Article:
For example, in one recent case, a child with autism, when given something particularly challenging for him, would bang his head on the table as an avoidance tactic because when he would do that, the teacher would stop what she was doing and comfort him. Although this might be a natural reaction for the teacher, that type of reaction reinforced the head banging for the child and increased the likelihood he would keep doing it. The goal of a well-designed BIP is to extinguish these types of behaviors and replace them with appropriate behaviors.
Children with dyslexia learn to read differently from their peers and often require different methods and some more intensive assistance in learning to read than the schools are able and willing to provide. In Indiana, even though dyslexia is specifically named in Article 7, children with dyslexia are lumped into the much larger learning disability category, with a variety of other disorders. Schools often are reluctant to put in writing that a child even has dyslexia and instead will categorize the child as having a learning disability. This troubles parents, who want to call a spade a spade and who want early intensive programs designed to remediate the child’s dyslexia.
Removal of a special needs child from school for misbehavior is a different proposition than for a regular education child.
A student with a disability may be suspended for up to 10 consecutive school days for misconduct. The school doesn’t have to provide any educational services during the first 10 days of suspension in a school year. The school may suspend a student for up to 10 consecutive school days for each separate incident of misconduct. However, when the number of days of suspension in a school year reaches the 11th day, the school must provide educational services to the student and must convene a case conference committee meeting within 10 busienss days of the 11th day of suspension to develop a plan for an assessment of the students behavior and review and/or revise the students exhisting behavior plan.
A student with a disability maybe expelled. However, before an expulsion can occur, the school must notify the parent of the decision on the day the decision is made, provide the parents with a copy of their notice of rights, convent a case conference committee within 10 school days of the decision to expel the student and conduct a manifestation determination.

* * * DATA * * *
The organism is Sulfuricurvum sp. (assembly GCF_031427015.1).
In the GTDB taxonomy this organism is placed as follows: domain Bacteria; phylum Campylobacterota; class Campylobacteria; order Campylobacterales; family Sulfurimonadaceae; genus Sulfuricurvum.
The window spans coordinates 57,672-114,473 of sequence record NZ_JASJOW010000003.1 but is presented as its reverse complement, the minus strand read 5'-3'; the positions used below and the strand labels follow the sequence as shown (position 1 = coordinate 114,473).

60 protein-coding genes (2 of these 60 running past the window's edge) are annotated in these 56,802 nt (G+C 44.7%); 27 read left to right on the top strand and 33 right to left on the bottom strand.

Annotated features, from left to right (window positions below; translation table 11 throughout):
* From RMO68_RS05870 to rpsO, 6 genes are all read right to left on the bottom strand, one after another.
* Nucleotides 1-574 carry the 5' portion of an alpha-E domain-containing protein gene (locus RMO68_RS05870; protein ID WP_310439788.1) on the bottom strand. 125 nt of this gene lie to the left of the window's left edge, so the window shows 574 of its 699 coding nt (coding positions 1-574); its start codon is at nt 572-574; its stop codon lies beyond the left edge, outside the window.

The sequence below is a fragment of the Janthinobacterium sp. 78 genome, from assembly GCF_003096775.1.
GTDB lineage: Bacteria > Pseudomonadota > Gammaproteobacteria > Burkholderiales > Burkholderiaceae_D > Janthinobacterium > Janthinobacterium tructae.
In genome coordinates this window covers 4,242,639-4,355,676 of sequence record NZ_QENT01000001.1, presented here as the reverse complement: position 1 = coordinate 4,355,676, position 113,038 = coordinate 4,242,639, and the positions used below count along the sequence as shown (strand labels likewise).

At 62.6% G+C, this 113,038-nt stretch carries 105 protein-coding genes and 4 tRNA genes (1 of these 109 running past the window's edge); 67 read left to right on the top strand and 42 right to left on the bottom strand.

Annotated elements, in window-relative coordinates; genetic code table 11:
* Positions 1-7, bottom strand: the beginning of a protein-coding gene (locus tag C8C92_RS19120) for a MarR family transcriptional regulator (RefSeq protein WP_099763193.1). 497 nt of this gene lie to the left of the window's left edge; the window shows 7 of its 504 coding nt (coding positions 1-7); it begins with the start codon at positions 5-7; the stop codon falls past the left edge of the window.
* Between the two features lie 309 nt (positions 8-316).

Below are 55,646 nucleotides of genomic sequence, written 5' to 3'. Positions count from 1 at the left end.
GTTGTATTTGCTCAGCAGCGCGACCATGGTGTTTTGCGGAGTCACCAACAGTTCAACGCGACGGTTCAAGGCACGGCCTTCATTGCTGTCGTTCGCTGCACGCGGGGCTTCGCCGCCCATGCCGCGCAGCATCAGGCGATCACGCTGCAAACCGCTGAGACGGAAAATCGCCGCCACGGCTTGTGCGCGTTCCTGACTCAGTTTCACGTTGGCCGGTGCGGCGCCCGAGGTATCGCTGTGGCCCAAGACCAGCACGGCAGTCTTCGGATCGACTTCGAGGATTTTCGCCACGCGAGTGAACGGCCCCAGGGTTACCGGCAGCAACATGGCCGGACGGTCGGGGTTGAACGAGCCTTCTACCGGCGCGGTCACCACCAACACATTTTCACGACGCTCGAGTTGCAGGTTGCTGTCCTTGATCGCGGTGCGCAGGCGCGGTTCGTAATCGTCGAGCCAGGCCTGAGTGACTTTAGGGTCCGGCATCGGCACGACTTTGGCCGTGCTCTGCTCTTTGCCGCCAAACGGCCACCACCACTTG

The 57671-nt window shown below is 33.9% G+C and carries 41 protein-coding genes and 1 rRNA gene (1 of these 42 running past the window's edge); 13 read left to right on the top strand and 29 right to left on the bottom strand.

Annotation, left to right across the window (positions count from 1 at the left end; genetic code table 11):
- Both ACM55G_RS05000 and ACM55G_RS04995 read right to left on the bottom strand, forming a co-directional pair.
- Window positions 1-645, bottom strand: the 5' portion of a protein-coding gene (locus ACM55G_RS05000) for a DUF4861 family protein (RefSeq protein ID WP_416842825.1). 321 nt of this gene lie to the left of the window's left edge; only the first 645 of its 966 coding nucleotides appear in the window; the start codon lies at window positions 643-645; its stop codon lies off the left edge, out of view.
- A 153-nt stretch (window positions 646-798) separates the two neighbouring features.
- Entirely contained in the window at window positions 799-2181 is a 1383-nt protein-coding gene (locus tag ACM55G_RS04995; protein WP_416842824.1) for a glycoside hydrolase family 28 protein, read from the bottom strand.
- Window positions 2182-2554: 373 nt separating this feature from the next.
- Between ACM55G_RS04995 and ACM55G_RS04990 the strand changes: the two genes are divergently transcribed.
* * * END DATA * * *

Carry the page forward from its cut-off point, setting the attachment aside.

This determination means the committee looks at whether the behavior was caused by the child’s disability or whether it was a willful choice not caused by the disability.
If the behavior was caused by the child’s disability, then that cannot serve as a basis for expulsion.
If the behavior was not caused by the child’s disability, then the child may be expelled, but educational services must be provided to the child so that he or she can continue to make educational progress.
However, parents who disagree with this decision can request an expedited due process hearing.
Finally, a child who has not yet been identified by the school as having a disability but who is being suspended for more than 10 days or expelled can invoke the protections of the IDEA and Article 7 if the school knew or should have known that the child had a disability but failed to evaluate the child and failed to provide appropriate educational services.
Although this article is an oversimplification of this fascinating area of law, the hope is that this information will be useful to other practitioners who receive calls from parents, asking what their legal rights are.